‘Fight hard lads, these bastards seem to think that they can lick us!’ he strode forward and calmly shot a wolf that had pinned one of his men to the ground, ‘Up you get lad, no time for having a lie down.’ the lad in question was probably a good ten years older than him.

There was a sudden blur of movement, a spray of warm liquid, and the man’s had slowly toppled from his shoulders. Another blur of movement made him flinch. A line of searing pain scored its way across his face, cheek to cheek, and he cried out in a combination of shock and pain.

A cloak flashed across his face and he raised his arms on reflex. More pain, this time on both arms. He desperately back pedalled, trying to get distance between him and his shockingly fast adversary.

He caught sight of a face, leering at him like some mummer’s mask, the mouth filled with razor sharp teeth and the eyes bare slits. The skin was a dark purple, and shone like well polished leather. Ears resembling those of a cat thrust up from its head, twitching at the sounds of the fight around them.

All of this took less than a second to take in, but in a fit to the death, such a delay can be deadly. Indeed, if this fight had taken place at the start of the Horde’s invasion, such an horrendous visage wild have seen him frozen to the spot. Now however, he was a hardened veteran, his mind able to accept any manner of strangeness in this new world.

He snapped his leg out, stabbing the toe of his boot low into his opponent’s shin, and snatched a shot off from his pistol. Both seemed to hit as the man – creature? – Staggered, pausing momentarily. That pause, whilst lasting only a hundredth of a second was enough. Burke – who had desperately been trying to help his master – stamped forward and punched his rifle forward, the eighteen inch bayonet easily parting cloth and flesh alike.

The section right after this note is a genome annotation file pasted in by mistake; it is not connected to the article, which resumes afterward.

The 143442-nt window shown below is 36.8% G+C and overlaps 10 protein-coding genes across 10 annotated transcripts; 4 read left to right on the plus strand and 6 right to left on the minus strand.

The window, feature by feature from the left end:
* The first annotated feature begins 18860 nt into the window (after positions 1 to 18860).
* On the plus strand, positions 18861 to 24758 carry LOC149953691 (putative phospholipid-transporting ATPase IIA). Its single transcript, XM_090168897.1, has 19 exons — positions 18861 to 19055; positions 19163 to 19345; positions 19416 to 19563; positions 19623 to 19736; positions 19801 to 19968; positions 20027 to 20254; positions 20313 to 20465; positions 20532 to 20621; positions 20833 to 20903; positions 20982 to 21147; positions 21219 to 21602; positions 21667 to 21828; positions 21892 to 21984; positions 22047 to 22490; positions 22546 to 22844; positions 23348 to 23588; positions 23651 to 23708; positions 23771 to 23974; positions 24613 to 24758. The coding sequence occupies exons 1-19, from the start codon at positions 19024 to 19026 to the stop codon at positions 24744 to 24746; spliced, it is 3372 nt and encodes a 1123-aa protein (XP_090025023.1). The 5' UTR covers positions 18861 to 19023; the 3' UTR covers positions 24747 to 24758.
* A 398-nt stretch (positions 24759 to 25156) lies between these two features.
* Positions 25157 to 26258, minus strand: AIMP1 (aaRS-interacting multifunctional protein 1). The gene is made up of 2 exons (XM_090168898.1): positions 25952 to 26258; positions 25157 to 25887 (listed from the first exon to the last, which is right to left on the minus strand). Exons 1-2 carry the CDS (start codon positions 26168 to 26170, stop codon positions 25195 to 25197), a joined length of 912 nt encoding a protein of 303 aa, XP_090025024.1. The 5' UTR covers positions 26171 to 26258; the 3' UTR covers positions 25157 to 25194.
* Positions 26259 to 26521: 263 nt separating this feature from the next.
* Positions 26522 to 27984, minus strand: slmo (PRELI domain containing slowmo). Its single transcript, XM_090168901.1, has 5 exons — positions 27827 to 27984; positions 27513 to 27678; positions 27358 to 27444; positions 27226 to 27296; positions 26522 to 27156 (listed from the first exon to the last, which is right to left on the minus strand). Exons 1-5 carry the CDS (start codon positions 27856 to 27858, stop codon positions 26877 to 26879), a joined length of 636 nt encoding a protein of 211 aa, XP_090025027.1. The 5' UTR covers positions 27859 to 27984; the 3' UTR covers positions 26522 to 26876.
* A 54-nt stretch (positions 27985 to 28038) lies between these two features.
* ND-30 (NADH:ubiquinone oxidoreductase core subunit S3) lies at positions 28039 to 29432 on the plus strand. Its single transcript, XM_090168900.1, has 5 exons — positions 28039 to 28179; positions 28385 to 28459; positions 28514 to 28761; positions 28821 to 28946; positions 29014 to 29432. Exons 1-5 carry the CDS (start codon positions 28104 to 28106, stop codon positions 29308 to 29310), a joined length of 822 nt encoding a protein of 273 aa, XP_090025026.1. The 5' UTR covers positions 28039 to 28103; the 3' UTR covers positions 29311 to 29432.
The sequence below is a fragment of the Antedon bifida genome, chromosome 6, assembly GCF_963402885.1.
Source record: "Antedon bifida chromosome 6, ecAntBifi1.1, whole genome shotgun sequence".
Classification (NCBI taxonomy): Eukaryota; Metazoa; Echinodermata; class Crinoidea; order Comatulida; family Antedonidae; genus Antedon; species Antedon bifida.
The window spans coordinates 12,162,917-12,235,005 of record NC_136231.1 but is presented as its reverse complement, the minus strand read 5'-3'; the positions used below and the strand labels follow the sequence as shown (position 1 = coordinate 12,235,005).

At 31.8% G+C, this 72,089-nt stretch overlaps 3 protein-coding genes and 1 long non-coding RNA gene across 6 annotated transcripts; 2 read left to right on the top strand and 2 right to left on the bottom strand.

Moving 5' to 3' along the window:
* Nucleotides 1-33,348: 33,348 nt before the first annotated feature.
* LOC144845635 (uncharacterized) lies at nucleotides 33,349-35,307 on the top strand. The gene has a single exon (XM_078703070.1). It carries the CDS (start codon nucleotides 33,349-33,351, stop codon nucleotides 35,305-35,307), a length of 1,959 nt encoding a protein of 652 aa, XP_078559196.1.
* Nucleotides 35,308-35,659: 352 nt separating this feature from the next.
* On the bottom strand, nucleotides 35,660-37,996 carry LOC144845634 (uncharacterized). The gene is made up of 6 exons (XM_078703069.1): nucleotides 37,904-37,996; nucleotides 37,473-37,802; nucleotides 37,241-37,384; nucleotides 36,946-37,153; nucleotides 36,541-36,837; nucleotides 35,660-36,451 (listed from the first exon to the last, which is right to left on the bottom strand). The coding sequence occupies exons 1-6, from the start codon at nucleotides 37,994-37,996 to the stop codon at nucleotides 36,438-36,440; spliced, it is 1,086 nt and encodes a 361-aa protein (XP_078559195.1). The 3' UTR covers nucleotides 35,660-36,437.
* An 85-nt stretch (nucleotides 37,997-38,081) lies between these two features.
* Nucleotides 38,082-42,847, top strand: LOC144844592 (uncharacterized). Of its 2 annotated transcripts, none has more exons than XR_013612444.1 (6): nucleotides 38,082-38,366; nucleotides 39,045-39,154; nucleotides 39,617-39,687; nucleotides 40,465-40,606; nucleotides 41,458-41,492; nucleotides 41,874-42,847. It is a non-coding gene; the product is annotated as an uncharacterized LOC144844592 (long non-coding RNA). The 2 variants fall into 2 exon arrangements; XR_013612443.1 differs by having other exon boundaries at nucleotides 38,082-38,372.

With a scream that brought tears to their eyes, the creature slashed downwards, the razor sharp talons at the ends of its fingers cutting through the barrel of the rifle easily.

Taking advantage of the opening, Edenred snapped off four shots, keeping the muzzle of his pistol close to the creature’s body. The gases from each of the shots opened a gaping hole the size of his feet, the heavy rounds blowing chunks of flesh out of the exit wound.

With a gasp that was choked off by a clot of blood, the creature fell forward into Edenred, its face sliding down his chest. As it did so, the ghastly visage seemed to slough off, just like a snake shedding its skin.

‘Bloody’ell, it’s nothing but an ‘uman.’ Burke stood, mouth agape as what had previously seemed to be a demon, turned into a man who looked as though he should be consulting on a matter of accounting.

Edenred started at the sound of his voice. The sounds of battle had stopped. He looked sharply around, twisting this way and that, realising that the wolves had gone. Barely half of his men stood, all of them bearing testament to the fight they had just been in. The rest were down, blood pooling in the dust and debris on the road, making islands out of broken bricks. Burke quickly set about getting the injured looked, and keeping the healthy men too busy to think about what had just happened.

Edenred knelt down and cautiously prodded the skin, it’s a mask, a grotesque mask. In of itself the mask didn’t look particularly spectacular, where the bloody hell are the teeth? He reached over and peeled the man’s lips back, revealing nothing but normal teeth.

Picking it up, he felt a tingle shoot up his spine and shivered, can’t hurt to try this on.

Slowly, he pulled the mask towards his face, lowering his head to tie the laces around it.

——-

‘Another drink sir?’ he started at the voice, eyes struggling to focus as Manfred, one of the servants leant forward, a bottle of claret hovering over Endenred’s glass.

‘Yes, thank you,’ with supreme self-control he willed his hand not to shake as he raised it to be filled, his heart hammering in his chest.

Once again he caught Burke’s eye and raised his glass, whilst tapping his pocket. Burke smiled, nodded his head, and continued playing.